Sociology As A Sociologist

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I am a sociologist. When I tell people this, I usually get a strange look. “A what?” people will say. “Is that like a psychologist?” others will ask. These are good questions. You do not meet that many sociologists because most of us work at universities where we teach sociology classes. And some people can go to college, leave with a degree, and never take a sociology class. Here is my attempt to explain what a sociologist is, what we do, and how sociology is involved with Voices into Action.

A sociologist is a person who studies society. What is society? It is you, me, our families, neighbors, schools, workplaces, government, hospitals, the military, the media, and almost any other type of group you can think of. Basically a society is all
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None of us lives on an island alone. Instead, who we become, what we do, and how we raise our children is influenced by the people who raised us, the schools and churches we attended, the neighbors we grew up with, and the society we live in (growing up in the United States, for example, is very different than growing up in China). We are individuals to be sure. Every day each person gets up, gets dressed, and makes a bunch of decisions about eating, work, family life, etc. But how do we know what to do? How do we learn what foods we should eat for breakfast? How do we know what jobs are good (like a nurse), and what jobs are bad (like a bank robber)? In other words, most of what we do and know comes from what other people have taught …show more content…
We ask participants what they and their kids eat, where they shop for food, and what they think about health. As sociologists we want to understand how the individual actions mothers take (like feeding kids and buying food), and what they think (like how they know when someone is healthy or unhealthy), are connected to other things. Take shopping for food, for example.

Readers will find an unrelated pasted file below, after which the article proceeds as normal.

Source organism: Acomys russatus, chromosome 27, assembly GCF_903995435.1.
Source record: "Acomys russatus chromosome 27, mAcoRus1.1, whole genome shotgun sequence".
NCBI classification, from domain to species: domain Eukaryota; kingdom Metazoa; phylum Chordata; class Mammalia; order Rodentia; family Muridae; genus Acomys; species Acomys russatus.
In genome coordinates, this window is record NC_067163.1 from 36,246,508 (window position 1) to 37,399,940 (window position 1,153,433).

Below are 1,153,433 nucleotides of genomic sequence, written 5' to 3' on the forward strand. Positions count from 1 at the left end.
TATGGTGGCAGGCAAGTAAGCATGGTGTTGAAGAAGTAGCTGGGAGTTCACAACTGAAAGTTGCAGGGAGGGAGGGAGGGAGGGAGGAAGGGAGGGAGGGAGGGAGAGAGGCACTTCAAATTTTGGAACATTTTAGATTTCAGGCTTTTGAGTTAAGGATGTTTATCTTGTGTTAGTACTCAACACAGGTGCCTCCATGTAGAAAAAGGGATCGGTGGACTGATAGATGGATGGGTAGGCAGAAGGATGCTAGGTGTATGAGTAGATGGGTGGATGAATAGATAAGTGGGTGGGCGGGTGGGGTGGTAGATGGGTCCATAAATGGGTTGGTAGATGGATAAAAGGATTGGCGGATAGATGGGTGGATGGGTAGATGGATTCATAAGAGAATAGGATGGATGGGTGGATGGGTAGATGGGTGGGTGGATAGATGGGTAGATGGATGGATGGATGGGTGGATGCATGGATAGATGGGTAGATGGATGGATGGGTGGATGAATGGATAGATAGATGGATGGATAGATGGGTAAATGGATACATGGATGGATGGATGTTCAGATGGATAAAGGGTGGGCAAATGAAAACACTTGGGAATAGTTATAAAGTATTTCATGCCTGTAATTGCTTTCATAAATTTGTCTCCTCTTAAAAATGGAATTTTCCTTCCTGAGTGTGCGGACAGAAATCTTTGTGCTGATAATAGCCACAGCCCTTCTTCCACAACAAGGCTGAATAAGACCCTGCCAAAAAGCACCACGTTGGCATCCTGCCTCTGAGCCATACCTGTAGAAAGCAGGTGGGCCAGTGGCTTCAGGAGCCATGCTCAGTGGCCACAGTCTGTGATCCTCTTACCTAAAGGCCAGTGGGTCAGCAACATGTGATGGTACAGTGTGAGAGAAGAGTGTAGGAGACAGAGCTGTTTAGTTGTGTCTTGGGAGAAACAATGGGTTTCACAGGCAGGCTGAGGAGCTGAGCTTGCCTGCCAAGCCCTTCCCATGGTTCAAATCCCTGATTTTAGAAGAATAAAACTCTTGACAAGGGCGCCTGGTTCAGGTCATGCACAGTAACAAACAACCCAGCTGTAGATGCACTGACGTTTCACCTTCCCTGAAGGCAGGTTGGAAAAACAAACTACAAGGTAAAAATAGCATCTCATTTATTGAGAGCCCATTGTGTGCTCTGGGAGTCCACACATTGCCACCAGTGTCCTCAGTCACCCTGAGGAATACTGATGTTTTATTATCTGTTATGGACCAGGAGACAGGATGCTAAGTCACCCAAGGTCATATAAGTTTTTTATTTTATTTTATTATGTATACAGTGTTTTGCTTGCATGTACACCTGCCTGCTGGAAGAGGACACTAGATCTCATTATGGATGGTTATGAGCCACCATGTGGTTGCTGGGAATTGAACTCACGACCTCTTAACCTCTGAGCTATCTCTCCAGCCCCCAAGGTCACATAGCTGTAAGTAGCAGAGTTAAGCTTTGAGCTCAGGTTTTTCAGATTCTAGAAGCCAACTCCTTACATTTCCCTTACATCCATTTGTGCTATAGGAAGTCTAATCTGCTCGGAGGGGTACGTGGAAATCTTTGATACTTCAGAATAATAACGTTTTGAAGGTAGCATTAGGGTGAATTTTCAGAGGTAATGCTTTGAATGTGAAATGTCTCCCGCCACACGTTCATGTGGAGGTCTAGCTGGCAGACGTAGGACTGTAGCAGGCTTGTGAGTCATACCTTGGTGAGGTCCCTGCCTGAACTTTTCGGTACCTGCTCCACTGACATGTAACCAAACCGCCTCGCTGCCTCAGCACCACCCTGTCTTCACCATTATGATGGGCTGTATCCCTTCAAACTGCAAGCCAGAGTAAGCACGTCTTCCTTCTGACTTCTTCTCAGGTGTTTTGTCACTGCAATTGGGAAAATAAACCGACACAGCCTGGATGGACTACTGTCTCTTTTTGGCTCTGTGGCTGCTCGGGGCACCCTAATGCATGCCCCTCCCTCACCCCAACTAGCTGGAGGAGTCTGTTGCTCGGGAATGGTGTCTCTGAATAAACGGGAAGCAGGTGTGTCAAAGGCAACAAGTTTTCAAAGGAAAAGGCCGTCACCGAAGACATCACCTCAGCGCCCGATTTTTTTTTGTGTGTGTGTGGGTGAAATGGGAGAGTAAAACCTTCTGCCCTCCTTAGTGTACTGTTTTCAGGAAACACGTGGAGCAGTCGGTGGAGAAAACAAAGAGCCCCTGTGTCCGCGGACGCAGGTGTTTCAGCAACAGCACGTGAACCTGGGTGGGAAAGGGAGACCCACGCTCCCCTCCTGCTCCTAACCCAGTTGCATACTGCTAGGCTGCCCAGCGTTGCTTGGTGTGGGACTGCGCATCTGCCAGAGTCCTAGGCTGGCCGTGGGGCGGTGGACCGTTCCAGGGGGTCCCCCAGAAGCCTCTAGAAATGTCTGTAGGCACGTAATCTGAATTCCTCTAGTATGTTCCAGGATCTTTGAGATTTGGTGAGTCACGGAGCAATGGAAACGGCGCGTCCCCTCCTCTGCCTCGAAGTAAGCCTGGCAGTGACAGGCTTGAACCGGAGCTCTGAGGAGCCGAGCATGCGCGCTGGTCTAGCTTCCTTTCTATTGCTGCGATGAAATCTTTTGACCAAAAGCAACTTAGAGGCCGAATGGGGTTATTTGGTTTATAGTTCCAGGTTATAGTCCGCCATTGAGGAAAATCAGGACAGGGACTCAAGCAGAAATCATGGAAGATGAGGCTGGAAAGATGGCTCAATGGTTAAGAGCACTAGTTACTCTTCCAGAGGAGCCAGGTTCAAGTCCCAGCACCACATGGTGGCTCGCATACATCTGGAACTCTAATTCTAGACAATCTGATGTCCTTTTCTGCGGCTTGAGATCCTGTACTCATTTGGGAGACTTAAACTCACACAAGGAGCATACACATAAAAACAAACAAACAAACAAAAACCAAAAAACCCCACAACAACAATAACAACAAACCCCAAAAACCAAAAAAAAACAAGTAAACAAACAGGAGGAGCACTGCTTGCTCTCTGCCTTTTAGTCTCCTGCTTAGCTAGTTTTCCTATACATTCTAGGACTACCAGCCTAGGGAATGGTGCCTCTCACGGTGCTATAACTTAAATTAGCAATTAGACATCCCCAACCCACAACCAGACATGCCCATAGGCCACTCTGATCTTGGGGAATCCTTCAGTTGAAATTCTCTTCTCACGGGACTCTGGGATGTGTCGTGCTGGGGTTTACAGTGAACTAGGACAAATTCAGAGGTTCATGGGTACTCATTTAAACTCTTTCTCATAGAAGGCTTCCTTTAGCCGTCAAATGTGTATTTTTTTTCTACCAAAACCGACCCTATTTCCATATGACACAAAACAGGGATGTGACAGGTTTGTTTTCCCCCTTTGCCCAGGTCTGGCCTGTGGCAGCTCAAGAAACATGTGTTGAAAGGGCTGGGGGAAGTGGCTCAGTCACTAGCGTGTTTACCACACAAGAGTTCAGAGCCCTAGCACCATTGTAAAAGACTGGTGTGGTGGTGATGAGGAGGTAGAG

This is what mothers tell us: before they buy food they will think about what her kids like and do not like to eat. They will think about the amount of money they have (maybe they have only has $20 until payday). They may also think about how many family members will stop by for dinner that week, and about the electricity bill that is overdue. They will think about what foods are healthy for their children, but they may also want to buy their kids sweet treats to show them they love them.

So while individual mothers buy food, they only buy food after they have taken all of these things into account. Individual decisions are affected by many different factors beyond the individual. Understanding what mothers buy becomes more complicated when we think about what they ate growing up, food advertisements, and the fact that what we cook says something about who we are as women and/or mothers (I know because I am

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